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Inching towards restoration

Inching towards restoration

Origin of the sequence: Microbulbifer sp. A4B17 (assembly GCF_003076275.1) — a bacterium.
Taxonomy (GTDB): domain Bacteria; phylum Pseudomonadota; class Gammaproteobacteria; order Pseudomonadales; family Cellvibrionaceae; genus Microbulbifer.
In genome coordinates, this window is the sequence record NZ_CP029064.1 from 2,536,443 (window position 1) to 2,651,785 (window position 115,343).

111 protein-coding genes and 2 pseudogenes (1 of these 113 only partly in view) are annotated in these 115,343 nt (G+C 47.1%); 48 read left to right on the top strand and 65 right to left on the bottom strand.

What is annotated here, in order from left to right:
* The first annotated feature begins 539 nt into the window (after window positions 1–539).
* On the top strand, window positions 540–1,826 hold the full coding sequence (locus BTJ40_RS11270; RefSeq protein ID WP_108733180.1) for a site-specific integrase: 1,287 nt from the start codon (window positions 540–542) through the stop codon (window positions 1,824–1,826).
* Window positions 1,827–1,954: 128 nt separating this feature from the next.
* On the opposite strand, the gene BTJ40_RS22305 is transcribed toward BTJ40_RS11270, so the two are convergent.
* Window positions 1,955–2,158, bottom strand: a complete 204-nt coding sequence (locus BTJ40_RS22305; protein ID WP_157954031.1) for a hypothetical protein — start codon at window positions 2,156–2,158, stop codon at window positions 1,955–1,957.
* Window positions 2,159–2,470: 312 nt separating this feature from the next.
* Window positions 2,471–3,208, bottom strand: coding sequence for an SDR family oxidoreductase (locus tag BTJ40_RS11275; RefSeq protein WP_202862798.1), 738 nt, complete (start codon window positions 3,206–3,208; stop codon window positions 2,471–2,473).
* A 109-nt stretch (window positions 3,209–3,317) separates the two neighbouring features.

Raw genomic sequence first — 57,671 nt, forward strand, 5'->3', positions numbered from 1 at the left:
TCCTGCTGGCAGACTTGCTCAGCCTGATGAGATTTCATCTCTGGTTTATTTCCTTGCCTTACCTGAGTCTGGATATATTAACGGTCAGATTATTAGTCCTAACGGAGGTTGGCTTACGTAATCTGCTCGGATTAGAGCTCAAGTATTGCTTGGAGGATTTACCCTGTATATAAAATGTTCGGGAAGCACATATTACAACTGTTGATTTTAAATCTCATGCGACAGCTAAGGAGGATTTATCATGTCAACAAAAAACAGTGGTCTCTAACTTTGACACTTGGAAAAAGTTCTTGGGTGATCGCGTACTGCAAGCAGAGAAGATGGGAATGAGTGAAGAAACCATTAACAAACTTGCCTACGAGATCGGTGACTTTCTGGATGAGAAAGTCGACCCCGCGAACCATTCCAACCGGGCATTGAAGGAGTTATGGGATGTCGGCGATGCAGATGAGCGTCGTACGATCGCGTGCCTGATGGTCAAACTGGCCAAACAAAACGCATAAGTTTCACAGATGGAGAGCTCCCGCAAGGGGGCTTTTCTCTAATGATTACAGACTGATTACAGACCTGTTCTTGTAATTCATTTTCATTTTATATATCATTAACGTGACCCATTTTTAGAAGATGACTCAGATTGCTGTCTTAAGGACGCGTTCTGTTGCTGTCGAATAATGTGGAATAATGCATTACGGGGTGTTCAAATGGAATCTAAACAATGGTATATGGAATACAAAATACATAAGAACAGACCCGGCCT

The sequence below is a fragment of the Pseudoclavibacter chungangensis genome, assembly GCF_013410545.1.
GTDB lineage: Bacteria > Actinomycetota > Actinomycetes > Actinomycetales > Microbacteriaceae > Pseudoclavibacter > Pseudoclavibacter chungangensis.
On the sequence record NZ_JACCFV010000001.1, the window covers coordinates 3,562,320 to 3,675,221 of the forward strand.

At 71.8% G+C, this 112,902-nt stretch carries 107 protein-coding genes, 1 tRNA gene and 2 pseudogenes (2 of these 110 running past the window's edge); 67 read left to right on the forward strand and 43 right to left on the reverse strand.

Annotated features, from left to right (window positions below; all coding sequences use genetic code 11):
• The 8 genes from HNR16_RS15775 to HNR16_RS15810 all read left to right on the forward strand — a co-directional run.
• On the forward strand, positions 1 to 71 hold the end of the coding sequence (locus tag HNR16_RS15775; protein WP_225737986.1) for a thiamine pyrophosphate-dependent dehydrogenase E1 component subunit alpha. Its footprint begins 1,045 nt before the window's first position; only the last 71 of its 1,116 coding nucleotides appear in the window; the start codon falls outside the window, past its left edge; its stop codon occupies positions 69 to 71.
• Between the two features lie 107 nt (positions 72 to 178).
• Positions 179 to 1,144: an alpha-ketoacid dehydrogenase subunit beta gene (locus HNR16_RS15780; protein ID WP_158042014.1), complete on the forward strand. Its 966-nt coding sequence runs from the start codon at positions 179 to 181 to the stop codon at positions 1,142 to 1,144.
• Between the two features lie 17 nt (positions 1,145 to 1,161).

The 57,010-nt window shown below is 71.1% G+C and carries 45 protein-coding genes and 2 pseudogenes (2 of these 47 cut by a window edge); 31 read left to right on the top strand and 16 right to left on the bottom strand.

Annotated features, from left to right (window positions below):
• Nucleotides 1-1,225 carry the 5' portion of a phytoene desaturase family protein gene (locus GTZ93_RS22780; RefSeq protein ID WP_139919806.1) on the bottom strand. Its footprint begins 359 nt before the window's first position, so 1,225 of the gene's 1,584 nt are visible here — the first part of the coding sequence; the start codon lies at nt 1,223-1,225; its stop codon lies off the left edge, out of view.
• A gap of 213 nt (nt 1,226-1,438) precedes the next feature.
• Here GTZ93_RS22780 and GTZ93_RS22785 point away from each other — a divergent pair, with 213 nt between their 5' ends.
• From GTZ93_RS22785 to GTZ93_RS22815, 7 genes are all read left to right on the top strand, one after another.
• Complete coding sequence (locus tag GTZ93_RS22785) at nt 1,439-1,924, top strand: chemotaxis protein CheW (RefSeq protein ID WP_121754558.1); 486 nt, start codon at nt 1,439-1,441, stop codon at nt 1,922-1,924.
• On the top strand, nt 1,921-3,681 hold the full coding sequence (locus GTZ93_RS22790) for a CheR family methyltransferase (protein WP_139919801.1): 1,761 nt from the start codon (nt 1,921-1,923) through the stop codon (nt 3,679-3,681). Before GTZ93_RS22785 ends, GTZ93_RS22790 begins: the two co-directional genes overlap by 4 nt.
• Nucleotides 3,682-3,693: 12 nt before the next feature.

After the sensational August 5 decision of the government of India to strip Jammu and Kashmir of its statehood and split it into two Union Territories of Ladakh and Jammu and Kashmir, ensuing clampdown and communication blackout have led most of India to ask, what now? Introducing a change of this scale was a challenge and accomplishing it marks the current Inidan leadership apart from rest this country has had. The next step is presumably restoration of normalcy with an improved state of being. A very glaring observation is the education of children and youth that has taken a massive hit in this political turn of events. Addressing the concerns and aspirations of the youth has for long been the pressing need as a means to develop a connect with the local people and in the process, help ease tense situations. Steps like addressing the local economic crisis and introducing market intervention schemes for apple business, slowly and steadily mean to bring normalcy in the region. But since the region was already heavily plagued with economic maladies and its impacts, extra efforts are certainly called for to normalise a hitherto compounded situation. Reaching out to youth as a first step is very favourable as productively engaged youth, empowered with education and skills, will ensure a better future for the Jammu and Kashmir region. J&K at present has a quota of about 2 lakh scholarships which include pre-matric, post-matric, and merit and means scholarship awarded by the Ministry of Minority Affairs and the Begum Hazrat Mahal Scholarships for minority girls. In line with the disempowerment of Article 370 which conferred special status to the Jammu and Kashmir state, and which was also quite discriminatory in many ways, the Union government is reported to do away with the state quota of scholarships in J&K and instead, award them to all eligible applicants, bringing them at an equivalence with others. Although debatable, this can prove to be helpful in bringing the youth to the national mainstream more prominently. Broadening scholarships to include maximum students as possible from J&K is part of a larger plan of the Home Ministry for development of the state. Instilling skills in the youth in J&K is vital to understand the needs of the state and where resources must flow for the youth to become ready for the jobs market. Certainly, investing in the youth will eventually help the government make J&K a peaceful and prosperous place.

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